In an embodiment such as shown by FIG. 1, a partition 120 in the memory component 100 separates a first region 122 where the operating system 110 is provided from a second region 124. A range of memory addresses may be associated with each of the first region 122 and second region 124 of memory component 110. The partition 120 may be logical in nature, in that it is formed and maintained by low-level code executed by processing resources (not shown) on the computing device. In one implementation, memory component 100 is part of a memory architecture where the second region 124 provides a store for storing applications and application data from a volatile memory component (e.g. device RAM). For example, when the computing device is in an operational state, applications and application data running on the device are stored in a portion of the RAM, and then backed up into the file format established on the unused portion of the Flash memory component. In the event of a software reset (sometimes called a "soft reset"), the Flash memory component is unaffected, and the RAM component may be restored using the backed up data.  According to an embodiment, the memory component 100 is provided customization data 130. Customization data 130 is data that configures1 a particular computing device with software and/or data, so that the device is customized to belong to a class, group or even individual. Under one implementation, the computing device 130 is a mobile computing device, such as a cellular telephony device, and the customization data 130 conforms such mobile computing devices (e.g. "phones") into a class of devices for a particular carrier that is to offer those phones for sale and use. For example,' a manufacturer may make a large quantity of devices that all have a particular hardware "arid software design (including operating system), and the customization data 130 may customize a portion of the devices to have functionality, data and/or software generated look and feel that is specific to a wireless carrier. In this case, the customization data 130 conforms devices to a class consisting of devices made for a particular carrier. More specific examples of customization data 130 for a wireless carrier include (i) images for soft branding. the cellular carrier with the device, (ii) default applications (e.g. wireless carrier store locator) for the carrier, (iii) a set of contact records for contacting the supplier/wireless carrier, (iv) a set of default bookmarks, (v) images for wall paper, (vi) a default fing'tδrie;~and"(V"ii)~default email settings to enable the device to retrieve email messages from a user's account.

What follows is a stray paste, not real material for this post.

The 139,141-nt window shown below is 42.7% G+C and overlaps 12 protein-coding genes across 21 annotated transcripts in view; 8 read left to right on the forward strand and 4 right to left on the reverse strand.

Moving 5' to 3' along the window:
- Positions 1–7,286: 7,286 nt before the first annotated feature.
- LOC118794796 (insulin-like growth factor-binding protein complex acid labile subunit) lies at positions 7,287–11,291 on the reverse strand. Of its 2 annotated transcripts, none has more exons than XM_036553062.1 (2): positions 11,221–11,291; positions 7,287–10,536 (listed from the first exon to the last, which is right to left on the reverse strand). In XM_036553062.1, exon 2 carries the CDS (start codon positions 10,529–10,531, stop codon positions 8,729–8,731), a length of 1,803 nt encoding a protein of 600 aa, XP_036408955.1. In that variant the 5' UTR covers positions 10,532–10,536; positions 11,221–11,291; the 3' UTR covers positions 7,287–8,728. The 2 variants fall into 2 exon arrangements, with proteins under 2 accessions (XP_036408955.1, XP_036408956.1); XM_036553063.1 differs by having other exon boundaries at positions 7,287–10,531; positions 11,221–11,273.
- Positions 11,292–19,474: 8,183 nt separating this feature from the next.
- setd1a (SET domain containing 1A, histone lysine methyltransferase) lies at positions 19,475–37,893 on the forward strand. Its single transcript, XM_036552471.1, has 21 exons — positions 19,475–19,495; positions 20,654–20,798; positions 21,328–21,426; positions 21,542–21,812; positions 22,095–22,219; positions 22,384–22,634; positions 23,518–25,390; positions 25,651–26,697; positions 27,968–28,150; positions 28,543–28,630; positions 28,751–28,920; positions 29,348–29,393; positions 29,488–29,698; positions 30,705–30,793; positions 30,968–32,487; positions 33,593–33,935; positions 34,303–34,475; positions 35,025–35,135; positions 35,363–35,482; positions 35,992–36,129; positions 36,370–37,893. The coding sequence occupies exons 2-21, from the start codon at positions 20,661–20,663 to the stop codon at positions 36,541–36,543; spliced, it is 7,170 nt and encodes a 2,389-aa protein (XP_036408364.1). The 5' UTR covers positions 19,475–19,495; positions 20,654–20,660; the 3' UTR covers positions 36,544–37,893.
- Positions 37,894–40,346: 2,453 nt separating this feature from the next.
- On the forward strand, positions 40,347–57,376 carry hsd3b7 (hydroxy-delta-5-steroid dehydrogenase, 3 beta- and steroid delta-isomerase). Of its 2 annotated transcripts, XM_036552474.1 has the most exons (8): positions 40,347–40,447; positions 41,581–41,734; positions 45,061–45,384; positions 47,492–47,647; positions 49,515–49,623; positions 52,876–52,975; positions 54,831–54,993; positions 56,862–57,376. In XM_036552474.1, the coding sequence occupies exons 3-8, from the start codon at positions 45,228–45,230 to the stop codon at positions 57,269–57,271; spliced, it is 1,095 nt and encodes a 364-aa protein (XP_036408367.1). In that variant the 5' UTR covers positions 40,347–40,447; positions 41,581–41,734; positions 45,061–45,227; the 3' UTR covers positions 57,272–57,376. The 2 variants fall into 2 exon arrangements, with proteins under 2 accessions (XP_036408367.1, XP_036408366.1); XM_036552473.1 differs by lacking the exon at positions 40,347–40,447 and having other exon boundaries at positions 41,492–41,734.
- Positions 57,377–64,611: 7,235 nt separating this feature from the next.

In one embodiment, the customization data 130 is provided in the second region 124, so that the customization data 130 is independent of the first region 122 of the memory component where the operating system 110 is provided. As such, the customization data 130 may be stored in the memory component 100 independently of the presence of the operating system 110 (as well as other applications (e.g. core applications) and data stored therein). In particular, the customization data 130 may be stored after the operating system 110 is loaded, partitioned and sealed. Thus, if the operating system 110 is certified, the addition of customization data 130, or its subsequent modification thereto, does not require the operating system to be re-opened or subject to another certification. For example, a computing device may be manufactured, with the operating system 110 sealed and certified, then provided customization data in a subsequent manufacturing step to enable a vendor or interested party in selling and/or using the computing device. As another example, manufactured devices, or devices in use by users, may be updated as to customization data 130, without the need to alter the operating system 110 or access the region in memory where the operating system is maintained. For example, when a mobile telephony device reaches its the end of its product life-cycles, existing devices that have been customized for a particular carrier may be re- customized by overwriting or updating existing customization data 130, so that the devices can be marketed by another carrier who has need for the older devices. Still further, when devices are returned, they may be re-customized (through updates or overwrites to the customization data 130) so as to serve as refurbished devices for a different carrier. Either of these functions may be at the manufacturing level quickly and cost-effectively, with no requirement to "Crack the ROM" or re-certify the operating system 110. Furthermore, software tools or programs may enable entities other than the manufacturer to configure a device of classes of devices with customization data. In one embodiment, a reseller or refurbisher may use a software tool to load the customization data 130. In another embodiment, a user may load the customization data by downloading a file on to the device that is to be customized (or onto a computer that synchronizes with the device to be customized), then entering customization data and having that customization data affect the device. [0032J In one implementation, memory component 100 may correspond to a NAND Flash memory module, typically used byTnOre~so~phisticated~cellular telephony devices. An example of operating system 110 is PALM OS, . or WINDOWS MOBILE manufactured by the MICROSOFT CORP. The memory component 100 may form just a part of an overall memory architecture on a computing device. According to one device implementation, volatile memory is used as RAM and executes an unwrapped version of the operating system 110. On initialization from a hard-reset state, the second region 124 of the memory component 100 is formatted to backup the RAM and to provide a directory or other memory file format. The second region 124 may have any range of memory addresses outside of the first region 122. The process of structuring the second region 124 deletes any existing data that is in the portion being formatted. The customization data 130 is situated in the second region 124 so that when structuring occurs, the portion of the second region carrying the customization data is unaffected. In this way, the customization data 130 remains persistent from the hard-reset state.  FIG. 2 A and FIG. 2B illustrate a configuration for a memory component in a hard- reset state and in an operational state respectively, according to an embodiment of the invention. In FIG. 2A and FIG. 2B, a memory component 200 may correspond to a Flash memory component (e.g. NAND Flash) holding the operating system 210 for the computing devices on which the memory component resides. The memory component 200 may be part of the overall memory architecture in, for example, a cellular telephony/messaging device.